Let’s pull together what you’ve learned (4 minutes)

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Transcript

As we’ve covered in this course, table partitioning doesn’t just make every query faster in SQL Server.

We saw problems in queries where sometimes super efficient aggregate operations got replaced by other cool aggregate operations, but which were blocking operators. We saw the SQL Server optimizer have some problems with some min/max/top style queries, and we saw that implicit conversions can cause SQL Server to not be able to eliminate partitions sometimes if you’re not careful about the data types that you’re using in your queries.

When you’re attacking slow queries using partitioned tables, non-aligned indexes are an option, but remember not to jump to those too fast. Do some research on whether a T-SQL rewrite, or perhaps a different kind of partitioned index like a columnstore index might help speed up your queries.

Columnstore indexes are super cool, especially if you’ve got a reporting style or aggregate workload that wants to scan a lot of rows and count them up and do aggregates, those columnstore indexes can really help your query performance against your partitioned tables. In general, if you’re partitioning a table, it likely has enough rows that potentially a columnstore index could be a benefit, depending on your query patterns.

As we saw, we can now use columnstore indexes as of SQL Server 2016 Service Pack 1– like partitioning we can use that in lower editions. But the columnstore indexes do have limits on the amount of cores you can use for batch mode queries, the amount of memory that can be dedicated to those columnstore indexes and you don’t get all of the bells and whistles in terms of where it can push down some of its very fancy optimizations. But it’s still really cool that we can use these tools in lower editions of SQL Server.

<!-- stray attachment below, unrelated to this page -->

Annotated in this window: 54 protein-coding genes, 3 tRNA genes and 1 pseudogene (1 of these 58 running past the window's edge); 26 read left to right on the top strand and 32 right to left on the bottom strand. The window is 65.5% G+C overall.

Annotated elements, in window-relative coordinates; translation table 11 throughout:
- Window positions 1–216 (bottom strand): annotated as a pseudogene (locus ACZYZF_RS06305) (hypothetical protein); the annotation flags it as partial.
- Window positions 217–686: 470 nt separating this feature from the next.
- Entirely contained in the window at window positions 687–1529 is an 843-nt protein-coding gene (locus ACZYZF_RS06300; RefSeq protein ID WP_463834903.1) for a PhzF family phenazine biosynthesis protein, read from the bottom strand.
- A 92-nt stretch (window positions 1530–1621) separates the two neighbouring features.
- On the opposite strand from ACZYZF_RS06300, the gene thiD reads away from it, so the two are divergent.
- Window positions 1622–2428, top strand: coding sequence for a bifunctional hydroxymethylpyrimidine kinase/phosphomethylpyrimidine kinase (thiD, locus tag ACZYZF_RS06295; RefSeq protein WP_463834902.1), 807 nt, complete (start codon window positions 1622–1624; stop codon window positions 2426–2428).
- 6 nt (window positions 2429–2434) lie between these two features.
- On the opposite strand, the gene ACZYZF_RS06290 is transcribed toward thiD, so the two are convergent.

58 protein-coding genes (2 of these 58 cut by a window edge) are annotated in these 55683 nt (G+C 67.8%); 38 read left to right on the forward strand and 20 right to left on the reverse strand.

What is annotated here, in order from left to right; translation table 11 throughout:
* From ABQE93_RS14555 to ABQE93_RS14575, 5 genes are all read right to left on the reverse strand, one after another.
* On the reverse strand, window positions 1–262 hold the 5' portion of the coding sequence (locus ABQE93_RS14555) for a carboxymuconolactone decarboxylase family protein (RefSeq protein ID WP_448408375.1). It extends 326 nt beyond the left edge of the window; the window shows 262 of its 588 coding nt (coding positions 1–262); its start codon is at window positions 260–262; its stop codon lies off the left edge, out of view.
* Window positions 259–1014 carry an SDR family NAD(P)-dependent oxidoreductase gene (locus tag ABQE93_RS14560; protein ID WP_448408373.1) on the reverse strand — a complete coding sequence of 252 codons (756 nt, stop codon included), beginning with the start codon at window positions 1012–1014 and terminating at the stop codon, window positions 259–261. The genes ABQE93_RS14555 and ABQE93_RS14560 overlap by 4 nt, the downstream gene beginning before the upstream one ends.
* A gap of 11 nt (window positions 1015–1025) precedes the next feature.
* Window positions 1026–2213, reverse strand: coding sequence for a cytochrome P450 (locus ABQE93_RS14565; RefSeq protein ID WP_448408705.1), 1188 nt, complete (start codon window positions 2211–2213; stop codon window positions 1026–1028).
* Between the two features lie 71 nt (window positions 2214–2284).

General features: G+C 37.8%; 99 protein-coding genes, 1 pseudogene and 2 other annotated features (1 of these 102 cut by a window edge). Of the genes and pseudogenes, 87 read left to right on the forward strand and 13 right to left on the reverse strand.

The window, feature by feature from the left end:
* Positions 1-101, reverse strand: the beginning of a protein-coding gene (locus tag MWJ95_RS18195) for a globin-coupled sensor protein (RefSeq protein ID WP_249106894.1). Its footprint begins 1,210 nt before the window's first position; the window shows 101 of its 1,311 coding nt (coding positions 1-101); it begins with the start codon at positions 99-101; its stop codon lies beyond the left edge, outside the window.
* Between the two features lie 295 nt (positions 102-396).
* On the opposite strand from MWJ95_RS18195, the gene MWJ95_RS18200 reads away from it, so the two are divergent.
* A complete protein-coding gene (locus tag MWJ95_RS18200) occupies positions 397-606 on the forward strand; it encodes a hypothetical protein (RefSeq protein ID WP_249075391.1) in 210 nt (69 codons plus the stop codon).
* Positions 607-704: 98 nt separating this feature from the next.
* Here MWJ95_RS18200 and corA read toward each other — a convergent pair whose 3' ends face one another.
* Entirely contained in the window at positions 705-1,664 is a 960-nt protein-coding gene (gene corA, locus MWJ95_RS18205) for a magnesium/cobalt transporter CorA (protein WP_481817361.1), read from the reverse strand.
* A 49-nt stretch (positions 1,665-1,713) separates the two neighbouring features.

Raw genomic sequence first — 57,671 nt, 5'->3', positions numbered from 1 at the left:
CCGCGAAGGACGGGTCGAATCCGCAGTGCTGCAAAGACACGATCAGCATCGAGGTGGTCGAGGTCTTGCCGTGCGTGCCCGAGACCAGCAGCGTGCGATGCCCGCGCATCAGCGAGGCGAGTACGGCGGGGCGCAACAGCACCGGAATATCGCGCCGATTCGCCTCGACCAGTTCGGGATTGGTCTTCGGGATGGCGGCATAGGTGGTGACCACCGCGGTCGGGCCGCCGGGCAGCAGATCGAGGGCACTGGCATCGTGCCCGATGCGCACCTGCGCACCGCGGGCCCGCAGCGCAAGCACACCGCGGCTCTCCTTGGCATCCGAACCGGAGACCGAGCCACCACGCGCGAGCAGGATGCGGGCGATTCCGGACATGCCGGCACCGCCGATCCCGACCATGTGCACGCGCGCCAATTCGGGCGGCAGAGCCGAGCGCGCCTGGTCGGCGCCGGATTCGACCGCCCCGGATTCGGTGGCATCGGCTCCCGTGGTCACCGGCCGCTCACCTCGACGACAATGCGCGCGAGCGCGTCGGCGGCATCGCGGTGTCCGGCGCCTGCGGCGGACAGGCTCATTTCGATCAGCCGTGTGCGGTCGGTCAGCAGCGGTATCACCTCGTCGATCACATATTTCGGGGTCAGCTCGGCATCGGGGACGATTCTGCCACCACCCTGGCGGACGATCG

My tips for tuning partitioned queries are: Execution and plans are really helpful. If you’re able to use a tool like Query Store to tell SQL Server: “Hey, I want you to track my execution plans,” then later if you’ve got to go chasing after “Why did this query get slower?”, having watched your performance with Query Store gives you a lot more to reference and it’s easier to find the execution plans that you need, along with information on how many logical reads were used.

Whenever I can get an actual execution plan, I’m thrilled, because I get lots more information about how many partitions were actually accessed, but if I can’t get the actual plan for whatever reason, getting the cached plan, or estimated plan, and then looking at runtime statistics either from the plan cache in SQL Server or from Query Store saying: “How many reads did you really do?” I can make a guess of how many partitions were accessed.

I would beware using missing index recommendations with partitioned tables. Sometimes SQL server will ask for an index against a partitioned table that you already have a partitioned version of that index. Sometimes it’s a little goofy on what it asks for. Don’t just look at the missing index recommendation and say, “Oh, that’ll help.” It might be misleading you in the wrong direction.

Thank you so much for joining me in this course and tuning partitioned queries with me. I would love for you to leave a review to help others find it and let me know what you thought. Thanks so much for joining me. I’m Kendra Little and I’ll see you again in another course soon.

Lesson tags: Columnstore, Developer Edition, Enterprise Edition, Partitioning, Performance, Standard Edition
Back to: Problem Queries in Table Partitioning (1 hour 30 minutes) > Pull it all together

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